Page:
Mami Heaven Masuki
On February 19, the best way to celebrate the first day of the lunar year and the Chinese New Year is to go to the heart of Chinatown in Binondo to savor authentic Chinese cuisine and experience the festivities.
Food is central to Chinese New Year celebrations. It is believed that eating certain kinds of food will bring fortune and good luck for the coming year. For instance, eating tikoy, the sticky Chinese rice cake, means the “sticking together” of the family. The celebration begins with a bang before midnight with a dragon dance. Then the family gathers for the elaborate dinner feast to give thanks for the year and to take in auspicious food such as fish for abundance, Peking duck for togetherness and fidelity, mandarin oranges for continuous prosperity and noodles for long life. Lan Zhou La Mien and Masuki both serve excellent handmade noodle dishes.
In the morning, take a walk along Ongpin Street and power up Chinatownstyle: a cup of Chinatown’s best brewed coffee and the famous pugon-roasted pork asado at SaLido Restaurant.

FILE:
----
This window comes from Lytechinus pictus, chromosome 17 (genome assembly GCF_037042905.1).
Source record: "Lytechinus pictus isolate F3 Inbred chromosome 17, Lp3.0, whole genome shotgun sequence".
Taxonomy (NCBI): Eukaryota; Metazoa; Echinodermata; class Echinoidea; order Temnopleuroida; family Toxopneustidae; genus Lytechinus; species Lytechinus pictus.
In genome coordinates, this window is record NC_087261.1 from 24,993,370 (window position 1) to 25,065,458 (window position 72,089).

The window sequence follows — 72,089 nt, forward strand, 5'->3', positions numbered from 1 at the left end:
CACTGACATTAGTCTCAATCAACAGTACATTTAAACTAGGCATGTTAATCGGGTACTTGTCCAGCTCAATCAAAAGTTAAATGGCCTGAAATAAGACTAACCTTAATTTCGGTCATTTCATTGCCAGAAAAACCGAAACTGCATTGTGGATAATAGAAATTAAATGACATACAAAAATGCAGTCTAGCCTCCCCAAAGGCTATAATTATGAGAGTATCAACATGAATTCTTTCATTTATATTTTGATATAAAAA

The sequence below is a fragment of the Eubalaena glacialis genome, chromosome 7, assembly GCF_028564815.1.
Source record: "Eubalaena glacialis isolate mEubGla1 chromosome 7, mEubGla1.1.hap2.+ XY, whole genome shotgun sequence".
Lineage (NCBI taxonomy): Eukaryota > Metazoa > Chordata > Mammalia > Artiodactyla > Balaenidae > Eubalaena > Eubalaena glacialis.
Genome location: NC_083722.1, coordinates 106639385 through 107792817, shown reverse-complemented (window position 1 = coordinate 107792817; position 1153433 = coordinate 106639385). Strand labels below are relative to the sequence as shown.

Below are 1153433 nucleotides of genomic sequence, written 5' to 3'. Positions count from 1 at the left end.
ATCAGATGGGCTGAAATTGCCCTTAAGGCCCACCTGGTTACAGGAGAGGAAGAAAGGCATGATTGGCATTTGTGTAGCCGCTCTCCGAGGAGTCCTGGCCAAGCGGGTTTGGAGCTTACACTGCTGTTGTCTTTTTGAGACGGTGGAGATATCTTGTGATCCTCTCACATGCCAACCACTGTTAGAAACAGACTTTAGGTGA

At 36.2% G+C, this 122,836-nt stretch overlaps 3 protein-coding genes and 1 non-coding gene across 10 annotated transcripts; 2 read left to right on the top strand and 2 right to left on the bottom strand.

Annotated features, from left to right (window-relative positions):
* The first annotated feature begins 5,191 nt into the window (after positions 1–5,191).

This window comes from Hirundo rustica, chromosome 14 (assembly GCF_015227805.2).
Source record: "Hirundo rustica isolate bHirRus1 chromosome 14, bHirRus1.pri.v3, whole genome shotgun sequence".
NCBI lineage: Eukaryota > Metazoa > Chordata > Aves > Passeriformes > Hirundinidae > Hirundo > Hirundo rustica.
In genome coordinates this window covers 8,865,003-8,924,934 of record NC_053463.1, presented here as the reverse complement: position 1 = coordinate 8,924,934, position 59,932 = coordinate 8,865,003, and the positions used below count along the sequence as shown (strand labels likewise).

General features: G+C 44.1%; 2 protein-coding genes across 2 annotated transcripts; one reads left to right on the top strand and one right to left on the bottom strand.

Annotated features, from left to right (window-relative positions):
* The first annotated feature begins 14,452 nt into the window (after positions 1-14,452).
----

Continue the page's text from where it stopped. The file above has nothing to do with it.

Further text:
FishNow, grab your cameras and enjoy visiting temples, and taking photos of various lion and dragon dances, Chinese lanterns and fire-breathing dancers.
By midday, treat yourself to lunch at Cafe Mezzanine, the violet-themed volunteer fireman’s coffee shop; Tasty Dumplings for the breaded pork chop experience; or Wai Ying Fastfood for delectable dim sum.
Cap your day with hopia and tikoy pasalubong shopping at Eng Bee Tin or Salazar Bakery as well as fresh lumpia prepared at New Po-Heng Lumpia House.
The experience of food-tripping in Binondo to celebrate the Year of the Sheep is definitely priceless. But if you can’t make it to Chinatown for New Year, then have some mandarin oranges or noodles on hand so you’ll have your share of good fortune!
Kiong Hee Huat Tsai!
(Story/Photos by: Gerbs De Castro)